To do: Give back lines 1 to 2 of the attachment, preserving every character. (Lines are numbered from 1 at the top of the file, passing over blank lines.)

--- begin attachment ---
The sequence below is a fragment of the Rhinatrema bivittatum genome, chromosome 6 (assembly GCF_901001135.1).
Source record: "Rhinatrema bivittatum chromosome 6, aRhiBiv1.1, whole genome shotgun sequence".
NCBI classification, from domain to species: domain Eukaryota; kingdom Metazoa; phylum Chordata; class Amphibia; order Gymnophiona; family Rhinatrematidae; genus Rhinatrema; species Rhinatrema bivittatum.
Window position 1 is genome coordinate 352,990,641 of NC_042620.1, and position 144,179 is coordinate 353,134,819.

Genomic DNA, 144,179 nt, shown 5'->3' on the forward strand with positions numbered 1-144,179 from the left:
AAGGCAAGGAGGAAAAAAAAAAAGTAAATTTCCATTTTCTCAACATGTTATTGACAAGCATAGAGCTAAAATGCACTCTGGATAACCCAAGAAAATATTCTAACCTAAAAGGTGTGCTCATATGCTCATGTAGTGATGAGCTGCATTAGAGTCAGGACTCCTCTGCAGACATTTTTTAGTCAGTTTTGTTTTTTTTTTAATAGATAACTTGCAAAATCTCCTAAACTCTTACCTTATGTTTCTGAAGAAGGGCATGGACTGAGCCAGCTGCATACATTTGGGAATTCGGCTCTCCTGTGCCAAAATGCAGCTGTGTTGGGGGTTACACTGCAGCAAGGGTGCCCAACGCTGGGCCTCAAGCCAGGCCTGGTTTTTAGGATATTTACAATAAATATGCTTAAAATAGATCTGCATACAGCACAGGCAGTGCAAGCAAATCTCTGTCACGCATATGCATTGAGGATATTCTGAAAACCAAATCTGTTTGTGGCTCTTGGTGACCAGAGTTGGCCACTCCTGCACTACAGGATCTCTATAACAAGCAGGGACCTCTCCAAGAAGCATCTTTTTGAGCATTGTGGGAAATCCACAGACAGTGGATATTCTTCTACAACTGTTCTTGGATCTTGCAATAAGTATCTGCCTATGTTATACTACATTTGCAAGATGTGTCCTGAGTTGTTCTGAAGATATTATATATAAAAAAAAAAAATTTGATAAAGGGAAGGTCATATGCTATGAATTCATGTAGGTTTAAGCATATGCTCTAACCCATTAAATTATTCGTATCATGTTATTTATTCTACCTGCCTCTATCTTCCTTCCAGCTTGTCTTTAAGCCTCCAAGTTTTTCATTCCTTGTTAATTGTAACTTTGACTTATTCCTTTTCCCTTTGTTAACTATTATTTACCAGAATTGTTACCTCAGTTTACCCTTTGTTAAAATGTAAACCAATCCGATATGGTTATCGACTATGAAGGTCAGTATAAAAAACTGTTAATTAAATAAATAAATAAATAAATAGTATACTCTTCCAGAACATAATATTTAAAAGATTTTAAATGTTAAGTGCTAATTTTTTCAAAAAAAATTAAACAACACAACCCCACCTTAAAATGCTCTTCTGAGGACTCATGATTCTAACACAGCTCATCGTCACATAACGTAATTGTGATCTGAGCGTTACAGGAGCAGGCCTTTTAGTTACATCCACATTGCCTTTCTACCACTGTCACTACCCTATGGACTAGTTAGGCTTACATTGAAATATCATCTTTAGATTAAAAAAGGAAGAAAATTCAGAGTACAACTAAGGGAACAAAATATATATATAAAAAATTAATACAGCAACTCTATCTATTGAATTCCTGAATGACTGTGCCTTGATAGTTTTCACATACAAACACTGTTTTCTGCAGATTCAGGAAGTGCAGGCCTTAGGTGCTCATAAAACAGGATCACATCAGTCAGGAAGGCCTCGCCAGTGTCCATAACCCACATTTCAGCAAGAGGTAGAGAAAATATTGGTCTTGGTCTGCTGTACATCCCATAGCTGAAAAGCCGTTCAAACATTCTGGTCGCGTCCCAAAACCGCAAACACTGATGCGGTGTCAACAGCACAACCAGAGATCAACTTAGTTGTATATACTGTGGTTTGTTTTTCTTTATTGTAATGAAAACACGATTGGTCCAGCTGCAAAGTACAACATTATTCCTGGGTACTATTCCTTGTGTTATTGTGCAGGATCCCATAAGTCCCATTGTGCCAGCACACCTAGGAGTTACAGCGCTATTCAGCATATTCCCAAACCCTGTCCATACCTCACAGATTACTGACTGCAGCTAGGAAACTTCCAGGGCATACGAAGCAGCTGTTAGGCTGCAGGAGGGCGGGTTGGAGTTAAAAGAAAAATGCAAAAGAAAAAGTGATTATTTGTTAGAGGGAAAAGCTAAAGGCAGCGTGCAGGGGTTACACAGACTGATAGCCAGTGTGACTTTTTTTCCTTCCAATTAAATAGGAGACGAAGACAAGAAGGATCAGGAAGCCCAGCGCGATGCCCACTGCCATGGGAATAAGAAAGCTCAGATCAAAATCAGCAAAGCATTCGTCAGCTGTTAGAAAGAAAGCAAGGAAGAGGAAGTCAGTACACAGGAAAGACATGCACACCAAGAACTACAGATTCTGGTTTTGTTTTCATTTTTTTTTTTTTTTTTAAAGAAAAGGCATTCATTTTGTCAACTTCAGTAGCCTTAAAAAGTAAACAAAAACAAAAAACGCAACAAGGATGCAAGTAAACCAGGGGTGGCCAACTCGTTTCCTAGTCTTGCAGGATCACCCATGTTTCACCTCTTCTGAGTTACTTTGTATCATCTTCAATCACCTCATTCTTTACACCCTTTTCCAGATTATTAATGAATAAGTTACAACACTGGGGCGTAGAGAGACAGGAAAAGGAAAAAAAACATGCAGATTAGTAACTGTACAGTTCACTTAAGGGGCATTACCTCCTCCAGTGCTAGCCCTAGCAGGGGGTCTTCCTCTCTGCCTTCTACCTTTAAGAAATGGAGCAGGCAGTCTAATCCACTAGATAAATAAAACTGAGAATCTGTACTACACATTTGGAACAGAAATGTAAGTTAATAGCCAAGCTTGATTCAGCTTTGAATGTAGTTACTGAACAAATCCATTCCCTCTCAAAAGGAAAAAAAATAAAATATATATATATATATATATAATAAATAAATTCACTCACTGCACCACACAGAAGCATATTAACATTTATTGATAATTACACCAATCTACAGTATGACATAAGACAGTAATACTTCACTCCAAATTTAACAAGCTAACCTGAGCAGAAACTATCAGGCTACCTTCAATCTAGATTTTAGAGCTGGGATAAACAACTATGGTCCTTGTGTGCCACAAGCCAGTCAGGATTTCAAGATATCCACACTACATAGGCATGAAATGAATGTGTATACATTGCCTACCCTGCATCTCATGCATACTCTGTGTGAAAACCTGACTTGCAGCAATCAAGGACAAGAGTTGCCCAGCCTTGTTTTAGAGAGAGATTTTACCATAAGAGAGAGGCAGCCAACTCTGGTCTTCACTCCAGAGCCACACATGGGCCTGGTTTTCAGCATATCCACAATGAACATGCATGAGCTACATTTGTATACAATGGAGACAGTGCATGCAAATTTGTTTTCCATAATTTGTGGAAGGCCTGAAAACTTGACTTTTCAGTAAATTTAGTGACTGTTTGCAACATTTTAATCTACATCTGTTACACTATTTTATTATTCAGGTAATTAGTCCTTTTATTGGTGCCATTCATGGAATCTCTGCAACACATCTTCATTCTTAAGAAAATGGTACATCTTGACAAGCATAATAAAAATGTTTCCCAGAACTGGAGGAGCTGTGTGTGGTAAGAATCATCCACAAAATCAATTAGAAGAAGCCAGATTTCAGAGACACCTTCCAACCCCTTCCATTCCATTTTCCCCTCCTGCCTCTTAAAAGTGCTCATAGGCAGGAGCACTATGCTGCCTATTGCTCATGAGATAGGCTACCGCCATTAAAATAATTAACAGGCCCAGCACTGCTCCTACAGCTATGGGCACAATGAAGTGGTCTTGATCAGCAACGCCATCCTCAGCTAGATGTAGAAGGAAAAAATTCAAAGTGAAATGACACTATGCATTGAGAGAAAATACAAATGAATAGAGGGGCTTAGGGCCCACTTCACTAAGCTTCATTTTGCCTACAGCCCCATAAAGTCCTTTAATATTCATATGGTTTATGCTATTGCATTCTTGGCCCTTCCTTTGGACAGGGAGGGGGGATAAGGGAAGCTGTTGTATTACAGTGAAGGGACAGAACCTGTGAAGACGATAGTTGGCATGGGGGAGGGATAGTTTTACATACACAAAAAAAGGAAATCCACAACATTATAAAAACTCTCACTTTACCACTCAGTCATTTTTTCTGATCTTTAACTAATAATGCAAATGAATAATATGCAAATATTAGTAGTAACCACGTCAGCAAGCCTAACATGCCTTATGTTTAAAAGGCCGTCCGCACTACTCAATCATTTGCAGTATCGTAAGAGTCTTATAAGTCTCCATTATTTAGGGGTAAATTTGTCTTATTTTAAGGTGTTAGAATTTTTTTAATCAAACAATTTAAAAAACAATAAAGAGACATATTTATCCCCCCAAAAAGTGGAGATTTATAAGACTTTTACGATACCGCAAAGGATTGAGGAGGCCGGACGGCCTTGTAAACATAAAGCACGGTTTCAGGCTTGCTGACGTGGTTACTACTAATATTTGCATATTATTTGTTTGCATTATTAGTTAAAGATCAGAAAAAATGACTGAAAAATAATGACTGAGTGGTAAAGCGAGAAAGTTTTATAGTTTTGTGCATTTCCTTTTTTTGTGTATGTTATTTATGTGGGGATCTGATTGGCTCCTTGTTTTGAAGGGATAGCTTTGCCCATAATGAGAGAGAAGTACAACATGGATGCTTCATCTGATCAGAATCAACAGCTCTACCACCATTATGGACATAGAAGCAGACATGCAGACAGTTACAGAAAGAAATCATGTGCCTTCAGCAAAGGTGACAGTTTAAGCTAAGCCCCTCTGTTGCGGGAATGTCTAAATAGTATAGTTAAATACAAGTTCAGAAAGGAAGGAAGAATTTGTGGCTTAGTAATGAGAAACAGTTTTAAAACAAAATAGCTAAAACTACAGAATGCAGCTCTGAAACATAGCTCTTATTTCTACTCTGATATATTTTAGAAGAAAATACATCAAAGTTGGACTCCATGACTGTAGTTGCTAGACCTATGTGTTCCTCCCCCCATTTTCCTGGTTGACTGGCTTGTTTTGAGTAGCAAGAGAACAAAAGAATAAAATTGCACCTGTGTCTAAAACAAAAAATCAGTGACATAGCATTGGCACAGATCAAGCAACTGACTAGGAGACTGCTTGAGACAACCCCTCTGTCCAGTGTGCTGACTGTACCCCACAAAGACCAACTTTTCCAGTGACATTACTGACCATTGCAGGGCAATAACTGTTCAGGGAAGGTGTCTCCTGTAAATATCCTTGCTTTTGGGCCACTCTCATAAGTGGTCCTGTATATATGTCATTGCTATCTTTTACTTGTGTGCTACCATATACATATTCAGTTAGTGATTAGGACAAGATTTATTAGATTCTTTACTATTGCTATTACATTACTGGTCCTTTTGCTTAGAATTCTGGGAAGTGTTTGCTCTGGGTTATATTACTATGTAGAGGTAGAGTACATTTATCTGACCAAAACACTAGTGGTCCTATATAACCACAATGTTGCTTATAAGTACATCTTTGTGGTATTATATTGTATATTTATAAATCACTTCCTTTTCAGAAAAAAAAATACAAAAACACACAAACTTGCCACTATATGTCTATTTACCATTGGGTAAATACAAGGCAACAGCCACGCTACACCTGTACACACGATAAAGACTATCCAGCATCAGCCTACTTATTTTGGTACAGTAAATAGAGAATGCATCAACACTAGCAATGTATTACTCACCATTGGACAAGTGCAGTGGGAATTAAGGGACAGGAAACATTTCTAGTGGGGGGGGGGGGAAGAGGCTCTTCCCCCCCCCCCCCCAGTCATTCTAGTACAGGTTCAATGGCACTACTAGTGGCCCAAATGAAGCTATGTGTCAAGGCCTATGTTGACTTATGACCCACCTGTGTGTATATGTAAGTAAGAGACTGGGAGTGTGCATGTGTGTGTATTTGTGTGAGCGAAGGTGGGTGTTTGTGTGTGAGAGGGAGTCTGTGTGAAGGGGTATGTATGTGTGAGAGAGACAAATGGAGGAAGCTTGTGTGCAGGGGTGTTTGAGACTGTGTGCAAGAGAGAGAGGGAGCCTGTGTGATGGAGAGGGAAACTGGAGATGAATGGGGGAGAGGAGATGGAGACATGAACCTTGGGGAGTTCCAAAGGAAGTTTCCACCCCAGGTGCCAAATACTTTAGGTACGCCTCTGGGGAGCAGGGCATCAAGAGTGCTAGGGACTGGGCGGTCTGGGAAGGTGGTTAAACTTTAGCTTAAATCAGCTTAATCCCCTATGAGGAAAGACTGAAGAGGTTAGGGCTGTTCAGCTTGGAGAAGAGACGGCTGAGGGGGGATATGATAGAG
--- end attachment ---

The sequence below is a fragment of the Rhinatrema bivittatum genome, chromosome 6 (assembly GCF_901001135.1).
Source record: "Rhinatrema bivittatum chromosome 6, aRhiBiv1.1, whole genome shotgun sequence".